A hired captain may assert a lien against a boat under many circumstances, but an owner may not assert a lien against his or her own boat. This probably seems like common sense, but “ownership” in this context extends beyond the question of whether someone’s name is on the title.
Here, our reader was not an owner of the boat, but he was an equal partner in the company that operated the boat in a charter business. The law is clear that a member of a boat partnership, or even a joint venture that operates a boat, holds a sufficient interest in the boat to preclude that person from asserting a maritime lien against a boat. The exact nature of the relationship in some of these cases may be difficult to establish, but if, for example, a partnership tax return is issued to the captain, it should be fairly clear that he is a partner rather than just a hired hand.
Our reader may have a claim against the boat owner, even if he is unable to assert a lien against the boat. A maritime lien is a security device that provides collateral for the collection of a successful claim against the boat owner. But the validity of the claim itself is not necessarily dependant upon the existence of a maritime lien. And, as we have discussed in prior installments of this column, the foreclosure of a maritime lien is a very expensive endeavor and it may not be economically feasible, even where the lien is clearly valid.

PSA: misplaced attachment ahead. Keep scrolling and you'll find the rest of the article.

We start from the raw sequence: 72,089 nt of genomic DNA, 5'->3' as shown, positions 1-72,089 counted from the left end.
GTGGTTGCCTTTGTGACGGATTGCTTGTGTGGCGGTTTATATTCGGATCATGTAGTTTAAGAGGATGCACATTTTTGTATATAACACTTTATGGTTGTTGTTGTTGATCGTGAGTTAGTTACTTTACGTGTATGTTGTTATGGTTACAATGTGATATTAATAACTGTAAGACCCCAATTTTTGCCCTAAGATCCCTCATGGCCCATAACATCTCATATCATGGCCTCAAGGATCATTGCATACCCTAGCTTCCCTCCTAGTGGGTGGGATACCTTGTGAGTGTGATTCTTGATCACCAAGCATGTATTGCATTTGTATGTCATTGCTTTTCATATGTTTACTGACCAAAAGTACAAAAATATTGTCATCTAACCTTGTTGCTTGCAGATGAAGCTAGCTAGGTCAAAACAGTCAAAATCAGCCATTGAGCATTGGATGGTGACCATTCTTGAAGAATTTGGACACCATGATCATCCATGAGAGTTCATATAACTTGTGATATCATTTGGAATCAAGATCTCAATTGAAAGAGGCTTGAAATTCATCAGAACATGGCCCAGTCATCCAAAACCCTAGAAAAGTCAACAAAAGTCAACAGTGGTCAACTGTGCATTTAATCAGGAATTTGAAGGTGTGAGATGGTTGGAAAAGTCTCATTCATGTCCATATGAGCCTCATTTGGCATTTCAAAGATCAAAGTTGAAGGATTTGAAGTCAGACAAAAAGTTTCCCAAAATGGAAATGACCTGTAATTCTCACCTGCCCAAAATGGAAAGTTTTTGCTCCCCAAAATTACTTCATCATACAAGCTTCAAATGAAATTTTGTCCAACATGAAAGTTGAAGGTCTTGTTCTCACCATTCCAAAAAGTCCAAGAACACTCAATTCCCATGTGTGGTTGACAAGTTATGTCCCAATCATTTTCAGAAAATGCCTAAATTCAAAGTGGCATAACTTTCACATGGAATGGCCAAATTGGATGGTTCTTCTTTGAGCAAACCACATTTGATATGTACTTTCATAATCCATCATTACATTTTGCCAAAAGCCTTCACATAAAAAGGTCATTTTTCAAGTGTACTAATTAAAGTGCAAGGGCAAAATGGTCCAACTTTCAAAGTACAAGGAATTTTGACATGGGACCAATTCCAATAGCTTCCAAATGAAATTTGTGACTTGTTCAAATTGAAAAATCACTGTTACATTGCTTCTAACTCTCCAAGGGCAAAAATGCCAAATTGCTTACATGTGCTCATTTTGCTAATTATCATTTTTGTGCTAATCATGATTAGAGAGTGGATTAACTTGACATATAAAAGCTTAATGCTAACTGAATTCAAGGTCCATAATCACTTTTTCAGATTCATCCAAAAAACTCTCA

Our reader did not explain the nature of the incident that led to his injury, but if he can establish that the owner’s negligence was a contributing factor to the incident, he may be able to sue the owner without pursuing a lien against the boat. A suit like this could be brought in state or federal court, and it would look a lot like a lawsuit for injuries suffered on dry land, such as in a car accident.
As noted above, a hired captain may file suit to recover for injuries aboard the vessel he works on, but the boat owner has certain defenses against that suit, particularly in a case like our reader has described.
A seaman may not recover from the boat owner for injuries caused by the seaman’s own failure to perform a duty imposed on him by his employment. This is known as the “primary duty doctrine,” and where it is imposed, any secondary negligence of the vessel owner or claim of unseaworthiness of the vessel is ignored.
Since our reader was the captain and sole crewman aboard the boat, he may well have been responsible for the equipment that caused his injury. The primary duty doctrine was imposed, for example, in a 2004 case in Texas where a plaintiff slipped because of missing skid-resistant tape that he had a duty to ensure was in place.
Like any legal claim, the rights and options of our reader will depend on the facts of his case — and we really can’t render specific legal advice in response to a couple of sentences describing a case. However, our discussion here should give him some direction in advance of a meeting with a qualified maritime attorney to evaluate his options.